David Johnston: Canada's strong culture of giving is in danger - Macleans.ca

David Johnston: Canada’s strong culture of giving is in danger

Opinion: The future of philanthropy in Canada is in doubt, writes the former governor general. How can Canadians be encouraged to donate more?

by 0

Governor General David Johnston at Rideau Hall in Ottawa September 7, 2017. (Photograph by Blair Gable)

The Right Honourable David Johnston is Canada’s 28th Governor General and the chair of the Rideau Hall Foundation.

The generosity of Canadians is unquestionable. According to tax filer data, Canadians give more than $14 billion annually to charities. But our strong culture of giving—which is so essential to our quality of life—is increasingly at risk.

The Rideau Hall Foundation (RHF), in partnership with Imagine Canada, has just released a landmark report, entitled 30 Years of Giving in Canada, examining charitable donations and giving patterns from 1985 to 2014. The study paints a highly nuanced picture of the future of philanthropy. Its conclusions are simultaneously a source of concern and optimism.

First, the not-so-good news: donations are dropping across all age categories, and donors aged 50 and over account for 74 per cent of donations.

From a peak in 1990, the percentage of tax filers claiming donations has dropped by roughly a third, while the average amount claimed has nearly doubled. Total donations have continued to rise only because those who give are giving more. That means that charities are chasing an ever-decreasing pool of aging, affluent donors.

The conclusion is inescapable. Charities must raise donation rates among younger and new Canadians. The good news is these groups offer fertile ground for charities and much more can be done to increase giving, but time is of the essence.

Specifically, charities must innovate to drive efficiencies and advance service quality. Greater transparency is needed to win trust. Charities must also become more adept at leveraging digital technologies and social media to engage young and new Canadians.

According to the RHF report, motivations for giving among young Canadians are strong—compassion for those in need, personal commitment to a cause and the desire to contribute to their community. And interestingly, young donors express higher levels of trust in charities.

However, younger Canadians have identified barriers to giving. They are more likely to say they are not being asked to give more and do not know where to give.

The report suggests younger Canadians are willing to give more but are not being effectively engaged.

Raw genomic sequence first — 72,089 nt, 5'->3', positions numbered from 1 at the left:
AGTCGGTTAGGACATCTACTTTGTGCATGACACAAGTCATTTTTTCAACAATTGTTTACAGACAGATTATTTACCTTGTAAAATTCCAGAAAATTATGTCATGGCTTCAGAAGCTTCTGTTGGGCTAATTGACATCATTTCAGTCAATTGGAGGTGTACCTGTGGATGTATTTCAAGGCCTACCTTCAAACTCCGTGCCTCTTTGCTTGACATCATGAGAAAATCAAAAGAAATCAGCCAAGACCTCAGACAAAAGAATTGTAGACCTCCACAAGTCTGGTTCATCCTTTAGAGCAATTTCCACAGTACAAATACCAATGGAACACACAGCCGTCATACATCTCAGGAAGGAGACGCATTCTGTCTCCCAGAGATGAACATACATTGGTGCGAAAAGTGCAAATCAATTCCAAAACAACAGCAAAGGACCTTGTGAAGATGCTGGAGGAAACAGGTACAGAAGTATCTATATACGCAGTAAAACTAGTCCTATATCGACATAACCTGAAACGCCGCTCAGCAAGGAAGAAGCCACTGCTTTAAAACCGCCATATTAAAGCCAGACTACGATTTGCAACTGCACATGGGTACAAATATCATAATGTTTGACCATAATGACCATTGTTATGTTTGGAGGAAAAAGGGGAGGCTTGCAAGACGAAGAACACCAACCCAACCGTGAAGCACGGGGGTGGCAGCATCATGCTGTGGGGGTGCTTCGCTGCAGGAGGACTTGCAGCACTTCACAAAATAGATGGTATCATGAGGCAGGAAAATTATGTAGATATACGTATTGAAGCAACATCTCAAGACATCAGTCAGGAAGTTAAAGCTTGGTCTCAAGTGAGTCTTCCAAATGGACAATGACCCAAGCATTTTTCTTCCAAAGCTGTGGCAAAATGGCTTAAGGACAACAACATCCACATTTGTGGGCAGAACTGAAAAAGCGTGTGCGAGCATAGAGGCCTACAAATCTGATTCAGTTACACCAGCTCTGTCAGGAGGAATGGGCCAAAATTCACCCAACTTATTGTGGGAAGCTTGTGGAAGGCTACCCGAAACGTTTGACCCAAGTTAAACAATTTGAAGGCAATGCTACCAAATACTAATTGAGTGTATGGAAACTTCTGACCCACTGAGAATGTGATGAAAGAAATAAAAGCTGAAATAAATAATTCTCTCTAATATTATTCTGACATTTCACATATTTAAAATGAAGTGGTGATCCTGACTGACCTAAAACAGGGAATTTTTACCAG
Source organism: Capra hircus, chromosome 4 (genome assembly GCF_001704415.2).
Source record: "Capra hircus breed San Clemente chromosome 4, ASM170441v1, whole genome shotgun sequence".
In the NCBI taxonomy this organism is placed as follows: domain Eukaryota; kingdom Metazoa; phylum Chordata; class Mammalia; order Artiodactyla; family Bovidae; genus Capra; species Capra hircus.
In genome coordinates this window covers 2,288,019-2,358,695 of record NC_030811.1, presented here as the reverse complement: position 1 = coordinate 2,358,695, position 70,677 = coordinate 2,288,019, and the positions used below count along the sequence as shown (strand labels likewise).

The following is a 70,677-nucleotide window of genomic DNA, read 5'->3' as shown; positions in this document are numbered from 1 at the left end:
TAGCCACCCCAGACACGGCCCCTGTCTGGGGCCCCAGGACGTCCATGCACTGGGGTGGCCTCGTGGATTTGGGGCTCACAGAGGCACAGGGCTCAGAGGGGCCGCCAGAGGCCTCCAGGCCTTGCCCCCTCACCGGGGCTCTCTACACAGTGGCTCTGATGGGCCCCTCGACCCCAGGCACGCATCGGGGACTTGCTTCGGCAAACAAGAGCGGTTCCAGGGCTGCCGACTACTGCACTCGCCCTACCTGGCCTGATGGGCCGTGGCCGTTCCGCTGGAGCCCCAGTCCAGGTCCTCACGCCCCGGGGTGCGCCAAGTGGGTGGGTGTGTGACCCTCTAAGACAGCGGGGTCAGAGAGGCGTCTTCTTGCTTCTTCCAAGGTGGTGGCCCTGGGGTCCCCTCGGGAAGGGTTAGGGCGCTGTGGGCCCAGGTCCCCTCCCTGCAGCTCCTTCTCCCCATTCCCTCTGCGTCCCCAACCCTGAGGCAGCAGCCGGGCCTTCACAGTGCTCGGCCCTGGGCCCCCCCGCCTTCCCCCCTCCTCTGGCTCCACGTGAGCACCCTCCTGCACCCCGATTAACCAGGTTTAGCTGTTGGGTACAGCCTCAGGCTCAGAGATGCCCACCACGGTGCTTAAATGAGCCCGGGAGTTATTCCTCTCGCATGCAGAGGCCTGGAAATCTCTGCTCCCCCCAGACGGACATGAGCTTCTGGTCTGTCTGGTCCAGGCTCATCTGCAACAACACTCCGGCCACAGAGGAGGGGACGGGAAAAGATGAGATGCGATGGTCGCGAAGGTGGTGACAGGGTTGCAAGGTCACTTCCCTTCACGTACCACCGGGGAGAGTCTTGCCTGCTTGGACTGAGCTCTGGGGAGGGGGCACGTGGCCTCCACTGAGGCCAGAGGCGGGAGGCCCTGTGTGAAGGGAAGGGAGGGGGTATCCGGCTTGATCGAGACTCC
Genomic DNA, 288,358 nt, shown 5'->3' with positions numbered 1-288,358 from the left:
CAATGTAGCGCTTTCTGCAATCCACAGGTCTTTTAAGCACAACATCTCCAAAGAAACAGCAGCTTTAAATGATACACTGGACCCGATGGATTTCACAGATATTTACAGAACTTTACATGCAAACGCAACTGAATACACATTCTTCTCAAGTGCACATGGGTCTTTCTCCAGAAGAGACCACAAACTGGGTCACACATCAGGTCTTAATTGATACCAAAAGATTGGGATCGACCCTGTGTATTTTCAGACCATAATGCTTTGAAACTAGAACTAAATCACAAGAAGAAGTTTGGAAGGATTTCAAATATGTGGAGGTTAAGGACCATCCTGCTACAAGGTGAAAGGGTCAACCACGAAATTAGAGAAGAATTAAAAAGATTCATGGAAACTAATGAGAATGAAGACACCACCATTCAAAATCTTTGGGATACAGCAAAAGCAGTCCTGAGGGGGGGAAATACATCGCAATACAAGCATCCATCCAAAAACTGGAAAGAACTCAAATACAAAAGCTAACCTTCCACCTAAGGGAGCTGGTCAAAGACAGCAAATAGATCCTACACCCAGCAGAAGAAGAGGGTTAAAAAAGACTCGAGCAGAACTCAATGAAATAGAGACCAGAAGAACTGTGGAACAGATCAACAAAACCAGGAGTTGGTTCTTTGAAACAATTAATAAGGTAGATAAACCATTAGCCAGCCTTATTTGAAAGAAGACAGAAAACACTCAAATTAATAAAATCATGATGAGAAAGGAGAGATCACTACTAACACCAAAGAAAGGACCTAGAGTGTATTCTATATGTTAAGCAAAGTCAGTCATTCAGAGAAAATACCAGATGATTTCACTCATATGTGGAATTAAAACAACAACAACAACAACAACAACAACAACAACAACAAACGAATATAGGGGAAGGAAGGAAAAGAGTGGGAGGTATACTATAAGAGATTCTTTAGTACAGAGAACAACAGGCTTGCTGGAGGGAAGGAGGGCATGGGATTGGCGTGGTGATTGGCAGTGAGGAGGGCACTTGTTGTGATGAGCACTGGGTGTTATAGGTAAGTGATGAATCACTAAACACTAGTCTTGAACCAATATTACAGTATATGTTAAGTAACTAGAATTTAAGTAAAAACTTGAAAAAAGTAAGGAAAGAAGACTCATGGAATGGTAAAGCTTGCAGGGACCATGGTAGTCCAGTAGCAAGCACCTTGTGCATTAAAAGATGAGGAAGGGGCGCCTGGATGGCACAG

Meanwhile, the report dispels any notion that new Canadians are less generous. In fact, the annual average donation by new citizens is $672, compared to $509 for those born in Canada. The generosity of non-citizens is also significant. Despite lower incomes and less familiarity with Canadian society, the average donation of non-citizens is $450.

I am inspired, but not surprised, by the study’s findings about the propensity of new Canadians to give toward building a better Canada. The report’s finding reminds me of when I would preside over citizenship ceremonies for new Canadians and encourage our newest citizens to engage with their communities. For me, the data reinforces the vision of Canada as a nation of nations that is stronger for our differences. We should all be proud and humbled by the reality that new Canadians give to charity at such high rates.

The ascent of women in philanthropy is another source of optimism. Over the past 30 years, women have steadily gained ground as a percentage of donors. The only factor holding women back is income disparity. As their incomes rise, women will give in ever-greater numbers.

I established the Rideau Hall Foundation to help broaden the reach and impact of the Office of the Governor General and work with partners across the country towards the shared goal of a better Canada. A key objective of the RHF is to widen the circle of giving by reinforcing giving as a fundamental Canadian value.

Strong charities are everybody’s business. Individual Canadians should reflect on the societal value the giving sector creates. Charities are a powerful catalyst for good deeds, compassion for others and the quintessential values that define us as a caring people. More than 13 million Canadians volunteer to work with charities to serve worthy causes and help those in need.

Any diminishment of the sector’s capacity to serve impoverishes us all. The next time you’re asked for a donation to a cause that reflects your values, carefully reflect on your decision. After all, we all have a stake in the future of philanthropy—because all of us have a stake in the future of Canada.

MORE ABOUT DAVID JOHNSTON: